[sdiy] BLEP, PolyBLEP, aliasing, etc

Andrew Simper andy at cytomic.com
Fri Feb 19 02:42:32 CET 2021


Thanks for your posts Richie, great stuff. A few

On Fri, 19 Feb 2021 at 03:13, Richie Burnett <rburnett at richieburnett.co.uk>
wrote:

>
>
> If by "real-world" you mean after it's come out of a DAC, then it
> shouldn't
> sound any different to running a real analogue sawtooth (with a decent low
> noise-floor) through the same high-gain analogue wave shaper or wave
> folder.
>

For the digitally generated and analog osc to match you would need to
somehow bandlimit the analog osc. You could record the analog oscillator
(ADC) then play it back out your DAC to band-limit it, just like your
directly generated band-limited digital osc, then both the analog and
digital oscillators would sound the same through further analog non-linear
processing. Depending on your ADC / DAC your analog synth recording will
have ringing caused by the band-limiting, and possibly pre-ringing, so you
may need to match the direct digital band-limiting to whatever your sound
card bandlimiting is doing.



> It's when you apply non-linear processing on the waveform in the digital
> domain that things quickly head in the wrong direction again aliasing
> wise.
>

things *can* quickly head in the wrong direction *if you don't take care*.



> I don't see a reason why it would create aliasing if it's an analogue
> process acting on a properly reconstructed analogue waveform.  But it
> would
> be interesting to try it out.
>

Yes, it won't create aliasing, but it can change the sound/tone of the end
result. For example with pre ringing different non-linear processors can
sound different. Here is an example from a Tube Screamer, where a small
amount of pre-ringing from the linear phase bandlimiting filter can change
the overall tone of the distortion by introducing a small peak.

key:
blue=input
lightblue=highpass that gets clipped by diodes
green=output of drive op-amp
lightbrown=output of eq op-amp
red=final output

linear phase with peak indicated by arrow:
https://cytomic.com/files/scream-linear-phase-os.png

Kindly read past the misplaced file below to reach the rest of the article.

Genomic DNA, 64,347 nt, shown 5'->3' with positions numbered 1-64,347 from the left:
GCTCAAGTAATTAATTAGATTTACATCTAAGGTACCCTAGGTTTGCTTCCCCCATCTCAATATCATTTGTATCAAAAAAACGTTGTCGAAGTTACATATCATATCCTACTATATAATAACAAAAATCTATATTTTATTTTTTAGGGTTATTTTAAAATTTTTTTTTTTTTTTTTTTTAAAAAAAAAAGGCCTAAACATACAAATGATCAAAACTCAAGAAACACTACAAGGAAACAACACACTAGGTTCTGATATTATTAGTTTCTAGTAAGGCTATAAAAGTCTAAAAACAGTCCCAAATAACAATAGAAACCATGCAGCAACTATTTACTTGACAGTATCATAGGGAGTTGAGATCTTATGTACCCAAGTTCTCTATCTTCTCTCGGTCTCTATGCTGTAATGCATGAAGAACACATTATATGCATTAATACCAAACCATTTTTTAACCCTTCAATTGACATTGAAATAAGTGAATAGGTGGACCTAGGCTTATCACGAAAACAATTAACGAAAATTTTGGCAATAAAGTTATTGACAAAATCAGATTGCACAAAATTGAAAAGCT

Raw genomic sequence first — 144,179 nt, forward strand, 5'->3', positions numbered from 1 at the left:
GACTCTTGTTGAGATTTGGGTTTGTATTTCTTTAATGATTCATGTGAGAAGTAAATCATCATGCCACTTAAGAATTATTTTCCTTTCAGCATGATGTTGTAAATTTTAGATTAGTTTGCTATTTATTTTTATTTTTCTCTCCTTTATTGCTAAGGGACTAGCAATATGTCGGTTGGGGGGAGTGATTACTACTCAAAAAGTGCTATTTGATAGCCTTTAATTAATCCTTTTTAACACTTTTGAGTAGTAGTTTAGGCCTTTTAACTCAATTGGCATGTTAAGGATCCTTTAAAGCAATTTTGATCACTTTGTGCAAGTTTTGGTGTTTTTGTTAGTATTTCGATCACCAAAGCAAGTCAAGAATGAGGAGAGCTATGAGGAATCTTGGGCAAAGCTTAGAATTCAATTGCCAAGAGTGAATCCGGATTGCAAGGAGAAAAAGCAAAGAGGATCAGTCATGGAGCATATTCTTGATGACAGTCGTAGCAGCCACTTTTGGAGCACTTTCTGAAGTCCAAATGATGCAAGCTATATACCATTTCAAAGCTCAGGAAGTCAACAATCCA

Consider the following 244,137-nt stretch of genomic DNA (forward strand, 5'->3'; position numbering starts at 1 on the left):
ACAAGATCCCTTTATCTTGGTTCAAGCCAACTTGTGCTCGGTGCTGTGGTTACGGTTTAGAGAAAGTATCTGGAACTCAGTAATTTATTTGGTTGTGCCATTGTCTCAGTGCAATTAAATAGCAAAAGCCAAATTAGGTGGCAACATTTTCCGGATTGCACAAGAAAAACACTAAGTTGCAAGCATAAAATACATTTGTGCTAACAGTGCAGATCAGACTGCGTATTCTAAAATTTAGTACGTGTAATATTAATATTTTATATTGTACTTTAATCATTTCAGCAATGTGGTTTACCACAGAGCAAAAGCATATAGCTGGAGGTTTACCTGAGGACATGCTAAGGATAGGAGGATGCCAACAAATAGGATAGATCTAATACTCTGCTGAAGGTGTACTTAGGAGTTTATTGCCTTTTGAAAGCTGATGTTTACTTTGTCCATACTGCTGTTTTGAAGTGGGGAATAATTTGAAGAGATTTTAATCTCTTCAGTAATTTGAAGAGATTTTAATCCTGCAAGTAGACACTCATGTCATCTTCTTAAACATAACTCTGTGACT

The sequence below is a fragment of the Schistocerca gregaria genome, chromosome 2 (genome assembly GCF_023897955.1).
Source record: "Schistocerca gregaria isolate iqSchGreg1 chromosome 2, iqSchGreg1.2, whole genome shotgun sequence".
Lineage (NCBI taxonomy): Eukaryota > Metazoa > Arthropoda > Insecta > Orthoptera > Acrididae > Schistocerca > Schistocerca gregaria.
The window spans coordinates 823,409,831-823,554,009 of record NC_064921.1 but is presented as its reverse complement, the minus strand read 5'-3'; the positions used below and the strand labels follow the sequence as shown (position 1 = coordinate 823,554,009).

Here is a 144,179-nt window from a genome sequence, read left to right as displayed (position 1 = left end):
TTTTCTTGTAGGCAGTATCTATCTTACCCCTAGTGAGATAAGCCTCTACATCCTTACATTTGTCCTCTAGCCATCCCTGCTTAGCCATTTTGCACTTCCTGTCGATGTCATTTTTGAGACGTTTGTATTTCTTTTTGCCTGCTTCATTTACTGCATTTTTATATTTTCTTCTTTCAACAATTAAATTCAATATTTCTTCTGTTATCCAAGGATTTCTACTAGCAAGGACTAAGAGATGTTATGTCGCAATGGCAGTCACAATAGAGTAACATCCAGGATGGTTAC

minimum phase:
https://cytomic.com/files/scream-minimum-phase-os.png



The BLEP16 one used step corrections made from integrating a lowpass FIR
> filter designed using Parks-McClellan (Remez), that modified 8 points
> before
> and 8 points after each discontinuity in the sawtooth.  All the examples I
> posted were generated when I was playing about with this stuff back in the
> mid 90s.  I did some comparisons with MinBLEP at the time and didn't
> notice
> anything different in the sound.  Like-for-like design parameters led to
> perceptually comparable results using either method, although there should
> be subtle differences to the phases of some of the upper harmonics.  All I
> can say is that it didn't sound any different.
>

And as always with Remez be careful about the energy pushed to the edges
away from the centre of the FIR - which is "un-analog" in nature.


At the time I was convinced that MinBLEP was the way to go because it
> minimised pre-ringing and *removed* the need for look-ahead.  The latter
> was
> a common belief at the time, and i didn't have a firm DSP/engineering
> background at that time in my life to debunk it.  Now I know that the
> minimum-phase reconstruction of the band-limited impulse (and the
> subsequent
> band-limited step) doesn't remove the look-ahead, it just reduces it
> considerably.  The group delay at DC is still finite, so you still need a
> small delay buffer to mix in the BLEPs.  25 years later my current feeling
> is that the more complex maths involving the minimum-phase reconstruction
> isn't worth the additional hassle.  The reduced look-ahead might give
> better
> results for certain special cases like two oscillators cross-modulating
> each
> other but I'm not convinced at this time.
>

I agree that it's best to stick with linear phase, and then if you want to
lower the latency for inter oscillator modulation then oversampling and
using a shorter FIR is a better approach since you will need to contain the
extra harmonics anyway. I've only ever used linear phase blep in products.

Cheers,

Andy
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